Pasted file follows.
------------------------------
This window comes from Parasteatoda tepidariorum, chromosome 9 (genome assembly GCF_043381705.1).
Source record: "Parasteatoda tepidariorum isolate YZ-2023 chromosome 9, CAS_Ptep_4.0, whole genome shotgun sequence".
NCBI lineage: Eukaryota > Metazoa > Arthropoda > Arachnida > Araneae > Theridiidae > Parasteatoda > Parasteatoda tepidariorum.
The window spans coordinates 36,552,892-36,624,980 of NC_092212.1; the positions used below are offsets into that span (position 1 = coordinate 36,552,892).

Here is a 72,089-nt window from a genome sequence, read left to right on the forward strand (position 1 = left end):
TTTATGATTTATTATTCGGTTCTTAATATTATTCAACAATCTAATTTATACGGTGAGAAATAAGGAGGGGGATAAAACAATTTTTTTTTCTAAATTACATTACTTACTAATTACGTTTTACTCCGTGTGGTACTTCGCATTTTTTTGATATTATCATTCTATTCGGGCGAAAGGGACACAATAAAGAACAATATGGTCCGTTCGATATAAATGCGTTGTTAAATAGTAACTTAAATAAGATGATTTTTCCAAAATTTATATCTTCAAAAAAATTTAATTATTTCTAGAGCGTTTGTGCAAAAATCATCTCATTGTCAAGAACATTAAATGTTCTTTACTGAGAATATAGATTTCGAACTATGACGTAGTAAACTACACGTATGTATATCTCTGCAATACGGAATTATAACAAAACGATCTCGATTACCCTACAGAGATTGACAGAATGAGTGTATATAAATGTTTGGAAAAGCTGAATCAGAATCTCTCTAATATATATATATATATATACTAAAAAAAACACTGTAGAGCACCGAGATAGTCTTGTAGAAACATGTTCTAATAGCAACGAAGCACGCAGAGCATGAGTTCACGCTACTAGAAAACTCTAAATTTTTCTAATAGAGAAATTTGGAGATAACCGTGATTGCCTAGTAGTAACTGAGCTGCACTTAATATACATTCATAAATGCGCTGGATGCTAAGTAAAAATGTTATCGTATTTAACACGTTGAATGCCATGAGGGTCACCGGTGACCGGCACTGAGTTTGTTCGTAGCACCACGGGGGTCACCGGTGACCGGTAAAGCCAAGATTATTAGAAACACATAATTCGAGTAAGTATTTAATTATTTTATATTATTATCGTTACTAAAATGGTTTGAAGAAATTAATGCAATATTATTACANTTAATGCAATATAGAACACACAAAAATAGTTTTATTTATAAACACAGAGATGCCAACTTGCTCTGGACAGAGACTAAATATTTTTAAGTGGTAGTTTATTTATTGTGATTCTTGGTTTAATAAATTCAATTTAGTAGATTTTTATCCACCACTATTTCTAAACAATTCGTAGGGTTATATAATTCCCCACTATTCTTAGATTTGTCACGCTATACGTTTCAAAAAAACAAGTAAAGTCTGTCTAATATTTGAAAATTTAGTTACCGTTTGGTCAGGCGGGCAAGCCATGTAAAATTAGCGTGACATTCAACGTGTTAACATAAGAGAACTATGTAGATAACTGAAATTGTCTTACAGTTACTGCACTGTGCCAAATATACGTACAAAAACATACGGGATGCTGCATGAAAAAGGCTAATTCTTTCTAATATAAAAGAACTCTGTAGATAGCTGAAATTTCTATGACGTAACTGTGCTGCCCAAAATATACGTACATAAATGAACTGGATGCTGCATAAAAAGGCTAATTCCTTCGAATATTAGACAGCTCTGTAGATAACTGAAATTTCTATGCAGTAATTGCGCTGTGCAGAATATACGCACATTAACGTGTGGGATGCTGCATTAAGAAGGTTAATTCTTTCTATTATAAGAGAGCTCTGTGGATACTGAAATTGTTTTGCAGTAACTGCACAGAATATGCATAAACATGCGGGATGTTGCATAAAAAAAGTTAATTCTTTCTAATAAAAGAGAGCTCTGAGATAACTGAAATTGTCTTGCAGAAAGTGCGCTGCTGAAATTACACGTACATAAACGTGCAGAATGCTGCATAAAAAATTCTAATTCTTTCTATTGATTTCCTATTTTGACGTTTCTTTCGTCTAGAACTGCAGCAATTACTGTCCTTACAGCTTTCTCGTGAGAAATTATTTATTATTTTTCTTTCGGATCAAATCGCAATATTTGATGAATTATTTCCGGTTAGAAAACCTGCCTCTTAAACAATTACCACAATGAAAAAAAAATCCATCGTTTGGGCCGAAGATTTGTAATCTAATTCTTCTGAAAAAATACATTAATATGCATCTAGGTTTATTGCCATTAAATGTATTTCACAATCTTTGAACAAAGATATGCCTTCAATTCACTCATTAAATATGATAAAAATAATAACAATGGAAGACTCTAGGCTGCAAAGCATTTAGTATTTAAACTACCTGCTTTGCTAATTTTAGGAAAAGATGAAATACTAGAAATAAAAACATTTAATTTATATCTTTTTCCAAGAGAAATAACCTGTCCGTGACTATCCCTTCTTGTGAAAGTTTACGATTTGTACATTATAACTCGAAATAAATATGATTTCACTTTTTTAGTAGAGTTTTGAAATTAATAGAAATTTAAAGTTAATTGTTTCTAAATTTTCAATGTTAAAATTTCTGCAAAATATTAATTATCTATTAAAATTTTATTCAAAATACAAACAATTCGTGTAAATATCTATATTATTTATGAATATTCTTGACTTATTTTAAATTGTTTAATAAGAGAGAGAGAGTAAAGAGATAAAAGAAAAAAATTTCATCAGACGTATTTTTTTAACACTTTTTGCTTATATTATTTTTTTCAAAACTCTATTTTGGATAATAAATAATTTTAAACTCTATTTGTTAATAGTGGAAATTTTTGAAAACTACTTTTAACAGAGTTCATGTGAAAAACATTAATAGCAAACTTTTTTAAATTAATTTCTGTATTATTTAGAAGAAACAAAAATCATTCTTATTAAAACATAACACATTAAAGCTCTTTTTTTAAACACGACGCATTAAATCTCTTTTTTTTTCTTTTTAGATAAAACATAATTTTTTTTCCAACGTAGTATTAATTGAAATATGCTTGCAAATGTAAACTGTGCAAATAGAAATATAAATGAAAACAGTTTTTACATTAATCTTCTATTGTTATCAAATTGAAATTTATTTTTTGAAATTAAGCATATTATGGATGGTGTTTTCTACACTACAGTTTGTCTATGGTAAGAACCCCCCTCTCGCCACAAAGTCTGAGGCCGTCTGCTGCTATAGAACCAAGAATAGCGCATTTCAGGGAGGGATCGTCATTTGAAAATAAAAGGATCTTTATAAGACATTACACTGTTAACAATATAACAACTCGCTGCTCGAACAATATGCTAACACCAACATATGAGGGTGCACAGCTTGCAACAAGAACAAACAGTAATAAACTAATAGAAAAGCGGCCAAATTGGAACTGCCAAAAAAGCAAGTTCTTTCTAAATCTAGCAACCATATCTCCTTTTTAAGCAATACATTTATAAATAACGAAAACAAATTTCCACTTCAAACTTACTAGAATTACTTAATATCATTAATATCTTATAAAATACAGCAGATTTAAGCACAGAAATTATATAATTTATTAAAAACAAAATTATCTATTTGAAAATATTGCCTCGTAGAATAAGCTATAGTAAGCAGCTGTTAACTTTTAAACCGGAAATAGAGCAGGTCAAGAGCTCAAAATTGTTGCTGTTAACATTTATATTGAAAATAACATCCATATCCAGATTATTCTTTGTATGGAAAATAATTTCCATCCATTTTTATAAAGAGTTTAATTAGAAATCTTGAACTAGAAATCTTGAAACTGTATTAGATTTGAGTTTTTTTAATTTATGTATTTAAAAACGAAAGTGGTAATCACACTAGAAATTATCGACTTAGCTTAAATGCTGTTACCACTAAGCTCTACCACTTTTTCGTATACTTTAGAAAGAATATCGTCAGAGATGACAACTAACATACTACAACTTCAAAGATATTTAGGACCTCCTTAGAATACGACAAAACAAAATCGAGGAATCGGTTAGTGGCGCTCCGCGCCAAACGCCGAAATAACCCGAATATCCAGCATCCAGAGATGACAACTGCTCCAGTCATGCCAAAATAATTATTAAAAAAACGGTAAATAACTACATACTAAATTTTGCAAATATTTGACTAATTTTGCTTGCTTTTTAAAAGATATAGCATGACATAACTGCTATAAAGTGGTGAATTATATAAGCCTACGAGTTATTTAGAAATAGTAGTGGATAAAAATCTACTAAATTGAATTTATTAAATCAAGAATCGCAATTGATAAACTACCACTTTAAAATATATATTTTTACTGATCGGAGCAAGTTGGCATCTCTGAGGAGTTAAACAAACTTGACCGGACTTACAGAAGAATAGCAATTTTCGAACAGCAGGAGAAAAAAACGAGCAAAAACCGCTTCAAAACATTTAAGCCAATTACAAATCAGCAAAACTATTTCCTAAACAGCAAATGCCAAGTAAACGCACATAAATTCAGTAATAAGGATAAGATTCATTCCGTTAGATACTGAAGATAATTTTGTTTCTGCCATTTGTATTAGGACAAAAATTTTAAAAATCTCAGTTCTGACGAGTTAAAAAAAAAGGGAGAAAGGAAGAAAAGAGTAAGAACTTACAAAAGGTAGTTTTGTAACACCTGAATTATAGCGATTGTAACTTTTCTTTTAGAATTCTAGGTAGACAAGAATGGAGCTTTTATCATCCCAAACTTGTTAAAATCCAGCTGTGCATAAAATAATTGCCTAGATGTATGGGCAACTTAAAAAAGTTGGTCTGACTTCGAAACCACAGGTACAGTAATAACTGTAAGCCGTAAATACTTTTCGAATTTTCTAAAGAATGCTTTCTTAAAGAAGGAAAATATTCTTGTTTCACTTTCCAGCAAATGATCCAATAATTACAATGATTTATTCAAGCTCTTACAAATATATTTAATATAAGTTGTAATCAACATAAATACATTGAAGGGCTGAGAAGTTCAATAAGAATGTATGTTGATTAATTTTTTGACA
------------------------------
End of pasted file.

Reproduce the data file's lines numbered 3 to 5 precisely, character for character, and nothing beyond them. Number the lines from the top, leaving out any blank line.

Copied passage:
NCBI lineage: Eukaryota > Metazoa > Arthropoda > Arachnida > Araneae > Theridiidae > Parasteatoda > Parasteatoda tepidariorum.
The window spans coordinates 36,552,892-36,624,980 of NC_092212.1; the positions used below are offsets into that span (position 1 = coordinate 36,552,892).

Here is a 72,089-nt window from a genome sequence, read left to right on the forward strand (position 1 = left end):